Unique Views on Obesity-Related Behaviors and Environments: Research Using Still and Video Images

in Journal for the Measurement of Physical Behaviour
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Objectives: To document challenges to and benefits from research involving the use of images by capturing examples of such research to assess physical activity– or nutrition-related behaviors and/or environments. Methods: Researchers (i.e., key informants) using image capture in their research were identified through knowledge and networks of the authors of this paper and through literature search. Twenty-nine key informants completed a survey covering the type of research, source of images, and challenges and benefits experienced, developed specifically for this study. Results: Most respondents used still images in their research, with only 26.7% using video. Image sources were categorized as participant generated (n = 13; e.g., participants using smartphones for dietary assessment), researcher generated (n = 10; e.g., wearable cameras with automatic image capture), or curated from third parties (n = 7; e.g., Google Street View). Two of the major challenges that emerged included the need for automated processing of large datasets (58.8%) and participant recruitment/compliance (41.2%). Benefit-related themes included greater perspectives on obesity with increased data coverage (34.6%) and improved accuracy of behavior and environment assessment (34.6%). Conclusions: Technological advances will support the increased use of images in the assessment of physical activity, nutrition behaviors, and environments. To advance this area of research, more effective collaborations are needed between health and computer scientists. In particular development of automated data extraction methods for diverse aspects of behavior, environment, and food characteristics are needed. Additionally, progress in standards for addressing ethical issues related to image capture for research purposes is critical.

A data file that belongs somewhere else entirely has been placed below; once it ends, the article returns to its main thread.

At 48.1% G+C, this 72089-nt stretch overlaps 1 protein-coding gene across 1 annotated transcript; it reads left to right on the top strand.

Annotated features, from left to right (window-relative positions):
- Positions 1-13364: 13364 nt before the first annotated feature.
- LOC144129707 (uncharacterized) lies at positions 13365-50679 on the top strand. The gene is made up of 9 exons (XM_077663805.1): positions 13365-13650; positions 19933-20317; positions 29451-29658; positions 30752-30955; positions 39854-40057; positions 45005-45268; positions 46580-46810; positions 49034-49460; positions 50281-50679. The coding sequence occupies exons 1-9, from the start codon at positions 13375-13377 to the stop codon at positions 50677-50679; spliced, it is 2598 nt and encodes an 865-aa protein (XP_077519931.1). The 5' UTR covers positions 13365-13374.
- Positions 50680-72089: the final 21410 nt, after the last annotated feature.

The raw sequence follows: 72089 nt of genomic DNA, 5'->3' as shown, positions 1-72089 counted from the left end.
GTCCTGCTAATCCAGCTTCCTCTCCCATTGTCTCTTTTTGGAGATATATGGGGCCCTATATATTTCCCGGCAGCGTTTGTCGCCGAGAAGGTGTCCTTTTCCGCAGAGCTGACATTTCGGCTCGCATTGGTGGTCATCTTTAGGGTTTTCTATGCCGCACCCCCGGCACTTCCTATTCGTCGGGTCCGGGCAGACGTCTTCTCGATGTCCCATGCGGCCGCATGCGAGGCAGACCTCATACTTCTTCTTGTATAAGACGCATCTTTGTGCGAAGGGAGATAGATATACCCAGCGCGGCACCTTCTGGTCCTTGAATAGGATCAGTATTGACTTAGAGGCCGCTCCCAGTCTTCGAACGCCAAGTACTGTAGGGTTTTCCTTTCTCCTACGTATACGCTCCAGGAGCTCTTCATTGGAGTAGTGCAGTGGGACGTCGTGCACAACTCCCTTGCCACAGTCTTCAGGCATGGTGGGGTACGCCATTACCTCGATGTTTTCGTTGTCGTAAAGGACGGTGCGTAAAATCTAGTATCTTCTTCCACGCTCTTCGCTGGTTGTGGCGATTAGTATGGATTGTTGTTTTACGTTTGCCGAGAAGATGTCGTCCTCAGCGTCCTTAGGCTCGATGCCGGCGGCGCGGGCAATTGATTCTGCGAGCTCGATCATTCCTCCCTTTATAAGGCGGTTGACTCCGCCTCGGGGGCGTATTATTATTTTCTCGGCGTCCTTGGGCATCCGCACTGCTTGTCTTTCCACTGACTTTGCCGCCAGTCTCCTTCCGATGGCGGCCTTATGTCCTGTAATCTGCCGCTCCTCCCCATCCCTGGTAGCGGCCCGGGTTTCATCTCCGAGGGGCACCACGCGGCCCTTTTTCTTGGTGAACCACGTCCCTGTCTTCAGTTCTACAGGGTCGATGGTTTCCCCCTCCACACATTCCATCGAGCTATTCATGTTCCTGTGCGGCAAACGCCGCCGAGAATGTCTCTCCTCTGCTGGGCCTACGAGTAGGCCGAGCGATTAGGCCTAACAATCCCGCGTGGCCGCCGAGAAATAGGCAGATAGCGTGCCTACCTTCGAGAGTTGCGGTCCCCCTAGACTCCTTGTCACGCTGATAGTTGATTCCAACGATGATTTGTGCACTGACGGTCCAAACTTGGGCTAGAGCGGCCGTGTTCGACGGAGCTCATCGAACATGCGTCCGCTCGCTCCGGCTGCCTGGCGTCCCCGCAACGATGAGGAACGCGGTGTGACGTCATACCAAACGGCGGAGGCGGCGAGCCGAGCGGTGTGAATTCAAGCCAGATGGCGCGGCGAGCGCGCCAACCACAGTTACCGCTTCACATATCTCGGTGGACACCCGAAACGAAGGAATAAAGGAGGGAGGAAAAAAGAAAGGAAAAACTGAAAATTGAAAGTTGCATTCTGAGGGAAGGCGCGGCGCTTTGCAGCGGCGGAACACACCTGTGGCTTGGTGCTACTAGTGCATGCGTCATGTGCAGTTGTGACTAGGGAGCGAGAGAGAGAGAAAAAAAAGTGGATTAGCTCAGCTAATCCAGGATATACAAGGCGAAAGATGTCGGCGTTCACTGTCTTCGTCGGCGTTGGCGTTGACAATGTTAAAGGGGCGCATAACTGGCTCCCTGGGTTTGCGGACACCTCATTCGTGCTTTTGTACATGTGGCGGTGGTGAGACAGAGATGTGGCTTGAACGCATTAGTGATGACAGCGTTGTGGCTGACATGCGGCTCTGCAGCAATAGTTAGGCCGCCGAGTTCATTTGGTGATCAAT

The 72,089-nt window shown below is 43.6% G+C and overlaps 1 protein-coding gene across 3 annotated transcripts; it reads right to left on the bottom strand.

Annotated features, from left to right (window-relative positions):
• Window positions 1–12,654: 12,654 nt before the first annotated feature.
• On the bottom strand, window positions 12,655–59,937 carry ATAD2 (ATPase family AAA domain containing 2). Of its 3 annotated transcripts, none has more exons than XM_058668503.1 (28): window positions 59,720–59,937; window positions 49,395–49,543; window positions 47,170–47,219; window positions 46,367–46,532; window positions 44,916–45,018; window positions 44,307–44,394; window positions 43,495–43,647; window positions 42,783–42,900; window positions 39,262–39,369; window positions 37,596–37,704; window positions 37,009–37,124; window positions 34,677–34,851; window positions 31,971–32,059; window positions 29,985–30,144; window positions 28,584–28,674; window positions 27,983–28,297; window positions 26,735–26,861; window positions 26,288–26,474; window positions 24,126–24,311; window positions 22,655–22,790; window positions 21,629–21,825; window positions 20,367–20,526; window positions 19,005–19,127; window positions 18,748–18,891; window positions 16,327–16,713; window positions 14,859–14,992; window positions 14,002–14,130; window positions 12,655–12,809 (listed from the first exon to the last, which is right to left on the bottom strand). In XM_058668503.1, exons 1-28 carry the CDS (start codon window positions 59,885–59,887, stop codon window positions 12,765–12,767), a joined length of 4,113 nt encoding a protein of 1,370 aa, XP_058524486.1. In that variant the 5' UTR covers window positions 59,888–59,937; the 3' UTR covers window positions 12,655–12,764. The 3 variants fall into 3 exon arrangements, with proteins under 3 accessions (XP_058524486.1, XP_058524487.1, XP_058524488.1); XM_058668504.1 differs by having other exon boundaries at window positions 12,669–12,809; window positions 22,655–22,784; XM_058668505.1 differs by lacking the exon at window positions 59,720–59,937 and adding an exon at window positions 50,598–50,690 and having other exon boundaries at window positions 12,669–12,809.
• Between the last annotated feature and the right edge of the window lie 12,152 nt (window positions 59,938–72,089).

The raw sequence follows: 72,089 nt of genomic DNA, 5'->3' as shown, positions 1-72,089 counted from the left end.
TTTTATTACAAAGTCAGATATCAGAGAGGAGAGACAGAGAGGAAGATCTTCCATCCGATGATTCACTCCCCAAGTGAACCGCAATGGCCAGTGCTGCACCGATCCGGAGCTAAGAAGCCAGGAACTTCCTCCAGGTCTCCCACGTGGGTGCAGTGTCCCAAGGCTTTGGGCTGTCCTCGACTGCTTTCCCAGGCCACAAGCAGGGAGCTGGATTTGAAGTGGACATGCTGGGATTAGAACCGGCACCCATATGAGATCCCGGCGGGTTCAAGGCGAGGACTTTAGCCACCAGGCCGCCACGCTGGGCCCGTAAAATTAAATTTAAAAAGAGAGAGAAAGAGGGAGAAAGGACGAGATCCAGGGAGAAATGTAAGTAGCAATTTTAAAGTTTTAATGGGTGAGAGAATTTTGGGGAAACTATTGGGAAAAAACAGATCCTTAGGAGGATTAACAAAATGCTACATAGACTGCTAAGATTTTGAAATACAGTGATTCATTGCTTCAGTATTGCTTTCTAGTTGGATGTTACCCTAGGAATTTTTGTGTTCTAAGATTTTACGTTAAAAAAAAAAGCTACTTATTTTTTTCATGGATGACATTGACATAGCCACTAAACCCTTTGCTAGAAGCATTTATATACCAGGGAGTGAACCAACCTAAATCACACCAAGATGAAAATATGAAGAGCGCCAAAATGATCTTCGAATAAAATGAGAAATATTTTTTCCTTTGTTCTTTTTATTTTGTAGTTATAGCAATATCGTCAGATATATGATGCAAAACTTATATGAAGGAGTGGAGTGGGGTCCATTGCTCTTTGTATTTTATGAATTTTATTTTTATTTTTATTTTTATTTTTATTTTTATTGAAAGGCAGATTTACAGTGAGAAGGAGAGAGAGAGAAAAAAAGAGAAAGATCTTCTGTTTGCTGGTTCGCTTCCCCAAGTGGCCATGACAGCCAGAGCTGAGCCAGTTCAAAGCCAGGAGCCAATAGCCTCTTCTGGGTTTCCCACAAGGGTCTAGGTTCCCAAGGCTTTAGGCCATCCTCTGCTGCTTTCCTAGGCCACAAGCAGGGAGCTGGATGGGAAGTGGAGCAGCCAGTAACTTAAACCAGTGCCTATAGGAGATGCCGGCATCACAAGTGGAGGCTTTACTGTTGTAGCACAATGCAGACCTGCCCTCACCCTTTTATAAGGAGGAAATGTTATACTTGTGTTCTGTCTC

Carlson is with the Center for Children’s Healthy Lifestyles and Nutrition, Children’s Mercy Kansas City, Kansas City, MO. Hipp is with the Dept. of Parks, Recreation, and Tourism Management, College of Natural Resources, and a Fellow at the Center for Geospatial Analytics, North Carolina State University, Raleigh, NC. Kerr is with the Dept. of Family Medicine and Public Health, Moores Cancer Center, University of California San Diego, La Jolla, CA. Horowitz and Berrigan are with the Division of Cancer Control and Population Sciences, National Cancer Institute, Bethesda, MD. Carlson and Hipp are co-first authors.

Carlson (jacarlson@cmh.edu) is corresponding author.
Journal for the Measurement of Physical Behaviour
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